Share on Google Plus Share on Twitter Share on Facebook Share on LinkedIn Share on PInterest Share on Fark! Share on Reddit Share on StumbleUpon Tell A Friend 1 (1 Shares)  
Printer Friendly Page Save As Favorite View Favorites View Stats   No comments

OpEdNews Op Eds

30 Years!

By (about the author)     Permalink       (Page 1 of 1 pages)
Related Topic(s): , Add Tags Add to My Group(s)

Must Read 2   Supported 1   Valuable 1  
View Ratings | Rate It

opednews.com Headlined to H3 12/10/11

Become a Fan
  (9 fans)

On December 9th, Mumia Abu-Jamal, arguably the world's most famous death row prisoner, will have been incarcerated for 30 years. As I've written here before, I've read the entire transcript of Mumia's trial, and am convinced that it was unfair and that Mumia should be freed. I feel well qualified to make this determination because while serving two one-year judicial clerkships for the Justices of the Massachusetts Appeals Court it was my job to read trial transcripts and judge the fairness of those trials.

Mumia, who I believe was wrongfully convicted of killing a police officer, remains on Pennsylvania's death row. However, it now appears likely that the State of Pennsylvania will mount no further appeals of the Federal Court's ruling overturning his death sentence. In other words, while he will no longer face execution, Mumia will remain in prison for life without the possibility of parole.

I met Mumia in the 1970's when he gave me a platform on his radio program to discuss the effort to reopen my parents' case. I've also had some brief correspondence with him, but I've never visited him in prison. The last time I visited death row was during the last week of my parents' lives when I was six years old, and I've decided - even almost 60 years later - not to put myself through another death row visit. But I've spoken with many who have visited him and read a lot of his writing. He is a remarkable human being.

Confined to a small cell 23 hours a day with limited access to the outside world, he has written a half-dozen books, produced hundreds of commentaries and had a world-wide impact on the movements to abolish capital punishment and protect the human rights of the more than two million people locked away in the American Gulag. Despite his circumstances he has been a true champion of the rights of others.

There are those who claim that Mumia's case has been an impediment to eliminating capital punishment in America. They argue that death penalty proponents will cite this outspoken and politically articulate, radical, African-American man, convicted of killing a white police officer, as an example of why we must retain capital punishment. Trying to hide cases like Mumia's from the undecided will not cajole them into opposing the death penalty. Focusing only on the most pitiful or palatable inhabitants of death row will never eradicate executions. It would be a strategic disaster for the anti-capital punishment movement to silence one of our most powerful voices in pursuit of such a flawed approach.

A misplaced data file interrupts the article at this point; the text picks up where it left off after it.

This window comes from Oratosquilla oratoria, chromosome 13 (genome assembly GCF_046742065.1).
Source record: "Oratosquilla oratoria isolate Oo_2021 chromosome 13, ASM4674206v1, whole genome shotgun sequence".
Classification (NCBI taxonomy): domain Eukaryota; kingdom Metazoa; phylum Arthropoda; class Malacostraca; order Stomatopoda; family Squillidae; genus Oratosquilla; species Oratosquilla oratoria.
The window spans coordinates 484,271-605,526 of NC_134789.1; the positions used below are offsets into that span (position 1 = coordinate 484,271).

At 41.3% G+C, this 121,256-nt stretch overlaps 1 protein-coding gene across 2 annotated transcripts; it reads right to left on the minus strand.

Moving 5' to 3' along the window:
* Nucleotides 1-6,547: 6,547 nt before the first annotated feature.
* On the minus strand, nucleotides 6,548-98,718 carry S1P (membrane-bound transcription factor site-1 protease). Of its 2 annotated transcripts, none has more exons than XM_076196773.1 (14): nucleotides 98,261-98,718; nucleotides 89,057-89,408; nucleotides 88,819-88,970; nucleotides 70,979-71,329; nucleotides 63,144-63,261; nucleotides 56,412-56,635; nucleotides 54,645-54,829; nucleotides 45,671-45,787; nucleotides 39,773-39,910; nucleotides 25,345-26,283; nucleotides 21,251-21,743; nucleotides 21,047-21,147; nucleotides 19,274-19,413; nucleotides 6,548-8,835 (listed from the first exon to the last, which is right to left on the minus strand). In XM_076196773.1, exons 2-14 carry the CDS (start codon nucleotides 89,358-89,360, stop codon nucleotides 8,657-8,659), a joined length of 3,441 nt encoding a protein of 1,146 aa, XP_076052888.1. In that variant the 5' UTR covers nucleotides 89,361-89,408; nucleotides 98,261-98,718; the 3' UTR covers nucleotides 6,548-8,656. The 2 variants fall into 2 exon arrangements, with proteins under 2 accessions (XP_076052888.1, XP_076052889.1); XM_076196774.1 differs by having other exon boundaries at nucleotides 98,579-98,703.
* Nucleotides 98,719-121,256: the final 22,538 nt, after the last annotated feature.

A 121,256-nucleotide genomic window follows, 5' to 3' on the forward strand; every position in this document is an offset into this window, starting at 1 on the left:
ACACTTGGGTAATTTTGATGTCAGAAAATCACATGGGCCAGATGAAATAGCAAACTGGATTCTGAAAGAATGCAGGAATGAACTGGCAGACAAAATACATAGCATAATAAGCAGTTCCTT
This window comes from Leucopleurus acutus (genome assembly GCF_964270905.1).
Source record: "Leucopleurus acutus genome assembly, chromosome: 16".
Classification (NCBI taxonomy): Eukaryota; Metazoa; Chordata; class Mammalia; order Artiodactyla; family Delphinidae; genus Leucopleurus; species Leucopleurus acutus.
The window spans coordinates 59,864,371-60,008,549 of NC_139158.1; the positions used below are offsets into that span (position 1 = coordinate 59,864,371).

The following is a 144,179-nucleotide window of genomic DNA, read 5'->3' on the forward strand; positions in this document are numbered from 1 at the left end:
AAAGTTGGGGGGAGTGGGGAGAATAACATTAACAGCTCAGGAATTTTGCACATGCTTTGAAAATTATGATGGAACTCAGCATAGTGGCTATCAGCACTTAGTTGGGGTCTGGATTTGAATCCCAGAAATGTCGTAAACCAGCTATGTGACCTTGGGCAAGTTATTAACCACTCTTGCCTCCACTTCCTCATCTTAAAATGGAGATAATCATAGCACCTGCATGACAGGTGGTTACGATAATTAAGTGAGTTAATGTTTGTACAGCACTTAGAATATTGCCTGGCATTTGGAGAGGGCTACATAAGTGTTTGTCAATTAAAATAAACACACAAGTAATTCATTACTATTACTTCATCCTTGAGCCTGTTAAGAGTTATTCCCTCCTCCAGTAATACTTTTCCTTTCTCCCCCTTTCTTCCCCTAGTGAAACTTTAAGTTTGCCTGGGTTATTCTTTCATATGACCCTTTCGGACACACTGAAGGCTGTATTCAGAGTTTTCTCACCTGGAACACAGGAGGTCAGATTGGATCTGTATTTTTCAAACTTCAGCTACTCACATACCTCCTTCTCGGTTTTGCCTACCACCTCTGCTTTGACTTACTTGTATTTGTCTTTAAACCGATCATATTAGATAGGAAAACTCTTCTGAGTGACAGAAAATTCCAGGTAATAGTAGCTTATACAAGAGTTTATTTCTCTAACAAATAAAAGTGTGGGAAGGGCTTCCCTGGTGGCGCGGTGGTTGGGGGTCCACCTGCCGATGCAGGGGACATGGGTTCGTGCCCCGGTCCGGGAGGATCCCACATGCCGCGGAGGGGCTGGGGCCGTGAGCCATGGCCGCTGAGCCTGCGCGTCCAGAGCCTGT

Moreover, Mumia has never written about his own case, but rather addressed and organized as best he could on behalf of other inmates. Mumia should be commended, not blamed, for speaking up for others, and those who advocate for Mumia should be applauded for their tireless efforts to achieve justice for him. I agree that not enough attention is paid to other death row inmates. Instead of attempting to silence Mumia, the solution is for everyone in the anti-death penalty movement to speak up more forcefully for all death row inmates.

Mumia's accomplishments provide inspiration for thousands on both sides of the prison walls, as well as within and beyond our nation's borders. He is a rock of resistance, and I am sure I am just one among countless others who salute him on this sad anniversary of his unjust incarceration.

 

www.rfc.org

Robert Meeropol is the younger son of Ethel and Julius Rosenberg. In 1953, when he was six years old, the United States Government executed his parents for "conspiring to steal the secret of the atomic bomb."

For thirty years he has been a (more...)
 

Share on Google Plus Submit to Twitter Add this Page to Facebook! Share on LinkedIn Pin It! Add this Page to Fark! Submit to Reddit Submit to Stumble Upon

Go To Commenting
The views expressed in this article are the sole responsibility of the author and do not necessarily reflect those of this website or its editors.

Writers Guidelines

Contact Author Contact Editor View Authors' Articles
Related Topic(s): , Add Tags

Most Popular Articles by this Author:     (View All Most Popular Articles by this Author)

Why I won't vote for Obama in November

Julian Assange, My Parents and the Espionage Act of 1917

"Obamacare" Not the Only Show to Watch at the Supreme Court

Democracy in Egypt, Repression in Puerto Rico

Sixty Years Ago Today My Parents Rcvd the Death Sentence

Why I'm Supporting Bradley Manning

Comments

The time limit for entering new comments on this article has expired.

This limit can be removed. Our paid membership program is designed to give you many benefits, such as removing this time limit. To learn more, please click here.

Comments: Expand   Shrink   Hide  
No comments